Social media is a wonderful thing if you’re of a sociological bent. As John McDonnell gave his response to the Autumn Statement, Corbynites took to Twitter to declare their man victorious. “McDonnell killing Osborne! What a triumph #spendingreview” was typical. Then you scrolled down into your feed to read the press give their take on things. “Tory MPs openly laughing at McDonnell’s response” was one entry. Oh right, I had temporarily forgotten that all journalists other than possibly Owen Jones are a cog in a right-wing conspiracy, so I guess it all makes sense. The country would immediately take to their hearts a shadow chancellor who takes out Mao’s Red Book and begins quoting its wisdom to the House, if only it was reported in the correct manner.
Meanwhile, a great deal of people on Twitter were busy taking the credit for Osborne’s U-turn on tax credits. This one from 38 Degrees was enjoyable: “Tax Credit cuts SCRAPPED. This is a huge win for people power.” As was this one from someone whose blushes I will spare: “Complete u-turn on tax credits. Turns out Jeremy Corbyn is more powerful than you can possibly imagine.” Yes, just in case you wondering, it did come replete with a picture of a certain Star Wars character wielding a light sabre with Corbyn’s face photo shopped on. So in light of all of this, I thought it might be a good idea to remind ourselves of who really caused Osborne to have to do an about face on cutting tax credits – and I can assure you that “people power” and Jeremy Corbyn had nothing whatsoever to do with it.
First off, large credit must go to what has become, in the Corbyn era, essentially the official opposition: the House of Lords. This is most inconvenient for the Left, the over-stuffed chamber, filled with ex-politicians and party donors, being the only thing standing between Osborne’s more ambitious plans to cut the state and the remnants of the post-war settlement. No wonder they need to pretend poor Jeremy is Obi-Wan Kenobi.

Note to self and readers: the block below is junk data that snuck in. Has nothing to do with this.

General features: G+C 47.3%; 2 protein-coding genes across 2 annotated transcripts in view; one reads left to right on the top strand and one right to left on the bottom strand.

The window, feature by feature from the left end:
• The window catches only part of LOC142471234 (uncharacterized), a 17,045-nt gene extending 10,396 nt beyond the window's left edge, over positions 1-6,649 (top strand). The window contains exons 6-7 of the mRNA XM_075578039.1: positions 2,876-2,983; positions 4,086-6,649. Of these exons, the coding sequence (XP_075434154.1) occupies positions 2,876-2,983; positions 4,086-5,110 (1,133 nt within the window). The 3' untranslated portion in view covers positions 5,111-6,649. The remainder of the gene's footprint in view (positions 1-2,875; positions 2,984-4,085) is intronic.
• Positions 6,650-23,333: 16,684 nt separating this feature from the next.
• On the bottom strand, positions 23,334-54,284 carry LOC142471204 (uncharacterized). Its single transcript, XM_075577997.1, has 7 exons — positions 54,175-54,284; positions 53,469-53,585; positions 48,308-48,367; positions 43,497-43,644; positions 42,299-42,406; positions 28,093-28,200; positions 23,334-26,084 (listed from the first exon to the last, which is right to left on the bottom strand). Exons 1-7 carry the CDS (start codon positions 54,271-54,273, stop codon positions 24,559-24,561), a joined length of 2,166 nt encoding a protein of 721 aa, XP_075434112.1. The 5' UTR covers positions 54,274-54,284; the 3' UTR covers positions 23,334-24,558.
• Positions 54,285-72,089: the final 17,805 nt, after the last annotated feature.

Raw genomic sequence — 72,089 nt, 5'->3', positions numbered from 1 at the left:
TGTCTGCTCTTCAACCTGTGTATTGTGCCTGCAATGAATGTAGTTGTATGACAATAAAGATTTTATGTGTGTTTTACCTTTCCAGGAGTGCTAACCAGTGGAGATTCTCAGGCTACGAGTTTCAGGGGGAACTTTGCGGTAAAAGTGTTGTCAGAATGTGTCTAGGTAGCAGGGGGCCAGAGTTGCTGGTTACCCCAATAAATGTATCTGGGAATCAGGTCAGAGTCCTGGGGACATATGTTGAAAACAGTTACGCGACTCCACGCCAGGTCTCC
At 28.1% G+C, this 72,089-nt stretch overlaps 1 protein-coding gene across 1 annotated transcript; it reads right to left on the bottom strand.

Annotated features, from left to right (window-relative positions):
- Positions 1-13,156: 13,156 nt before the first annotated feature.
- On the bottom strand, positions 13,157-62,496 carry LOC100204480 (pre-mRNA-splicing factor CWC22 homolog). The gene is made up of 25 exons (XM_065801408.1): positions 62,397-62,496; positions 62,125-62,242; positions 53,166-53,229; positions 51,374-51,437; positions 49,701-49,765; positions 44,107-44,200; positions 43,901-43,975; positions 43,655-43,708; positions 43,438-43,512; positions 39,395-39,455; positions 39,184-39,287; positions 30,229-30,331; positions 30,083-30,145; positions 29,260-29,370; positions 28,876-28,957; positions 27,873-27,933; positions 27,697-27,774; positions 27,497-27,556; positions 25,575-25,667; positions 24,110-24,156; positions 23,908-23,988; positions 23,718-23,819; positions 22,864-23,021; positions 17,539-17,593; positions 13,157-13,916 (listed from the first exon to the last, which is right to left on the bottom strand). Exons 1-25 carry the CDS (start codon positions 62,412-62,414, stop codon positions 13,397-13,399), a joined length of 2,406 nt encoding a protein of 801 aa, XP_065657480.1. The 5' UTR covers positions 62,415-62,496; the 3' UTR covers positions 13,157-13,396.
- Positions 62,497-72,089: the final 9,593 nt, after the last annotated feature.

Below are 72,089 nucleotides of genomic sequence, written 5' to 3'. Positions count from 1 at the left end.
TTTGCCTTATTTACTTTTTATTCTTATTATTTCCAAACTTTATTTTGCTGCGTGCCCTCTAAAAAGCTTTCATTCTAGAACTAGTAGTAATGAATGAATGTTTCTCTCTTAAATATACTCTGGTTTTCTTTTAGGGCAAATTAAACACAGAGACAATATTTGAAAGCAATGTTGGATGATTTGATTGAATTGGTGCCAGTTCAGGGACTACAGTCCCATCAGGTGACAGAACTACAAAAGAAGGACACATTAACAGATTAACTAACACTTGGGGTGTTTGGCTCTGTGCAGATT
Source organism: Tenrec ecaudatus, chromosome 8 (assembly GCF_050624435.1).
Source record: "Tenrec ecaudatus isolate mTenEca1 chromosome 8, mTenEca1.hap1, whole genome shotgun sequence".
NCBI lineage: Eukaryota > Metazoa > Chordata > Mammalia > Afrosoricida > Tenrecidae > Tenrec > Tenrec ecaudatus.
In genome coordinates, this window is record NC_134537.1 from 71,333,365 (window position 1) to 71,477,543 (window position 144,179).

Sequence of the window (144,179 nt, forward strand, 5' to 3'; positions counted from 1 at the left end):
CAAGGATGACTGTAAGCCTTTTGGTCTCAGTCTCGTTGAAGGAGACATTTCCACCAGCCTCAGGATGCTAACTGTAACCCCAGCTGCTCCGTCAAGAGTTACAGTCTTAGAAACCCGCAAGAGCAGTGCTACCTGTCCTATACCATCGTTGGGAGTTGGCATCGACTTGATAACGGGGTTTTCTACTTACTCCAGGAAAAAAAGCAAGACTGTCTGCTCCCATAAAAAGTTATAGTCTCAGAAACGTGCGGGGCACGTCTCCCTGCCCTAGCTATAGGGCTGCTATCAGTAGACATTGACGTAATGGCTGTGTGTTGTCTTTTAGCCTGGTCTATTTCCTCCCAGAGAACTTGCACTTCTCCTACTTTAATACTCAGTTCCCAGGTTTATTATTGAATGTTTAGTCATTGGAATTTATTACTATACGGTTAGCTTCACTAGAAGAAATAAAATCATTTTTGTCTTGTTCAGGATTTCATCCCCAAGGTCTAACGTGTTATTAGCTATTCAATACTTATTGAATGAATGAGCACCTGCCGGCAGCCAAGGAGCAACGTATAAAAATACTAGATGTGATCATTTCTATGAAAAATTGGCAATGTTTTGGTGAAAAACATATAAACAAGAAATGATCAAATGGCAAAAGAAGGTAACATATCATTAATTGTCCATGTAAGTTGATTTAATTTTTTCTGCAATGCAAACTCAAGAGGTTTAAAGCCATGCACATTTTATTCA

But in actual fact, the Lords could never have done it on their own. The real reason Osborne had to U-turn on tax credits is all down to the Conservative backbenches. Enough of them were going to rebel in light of what the Lords decided, and that would have meant defeat for the government. So really, the kudos for the tax credit situation as it stands (and will seemingly continue standing) is down to the thinness of the Tory majority.
As bad as having to thank the House of Lords for preserving state spending must be for the Left, having to thank Tory backbenchers must be even worse. So awful that I can imagine them next having to actually compare Jeremy Corbyn to Jesus Christ. Hey, ever notice that their initials are the same? Maybe there’s a T-shirt in there somewhere….
Steve Peers says
It’s usually too simple to ascribe outcomes to single causes: I think it was a combination of the Lords, backbench Tories and the centre-left opposition that cause the U-turn (it wasn’t a complete U-turn anyway, since the family and child tax credit cuts are still going ahead). But the backbench Tory element is probably only part of the story too. Note that Boris Johnson criticised the cuts, and the Sun (having supported the budget on the day with glowing headlines) turned against them too. Surely not a coincidence. Osborne’s ‘U-turn’ therefore makes sense most obviously as part of a bid to improve his prospects of gaining the Tory leadership in a few years’ time.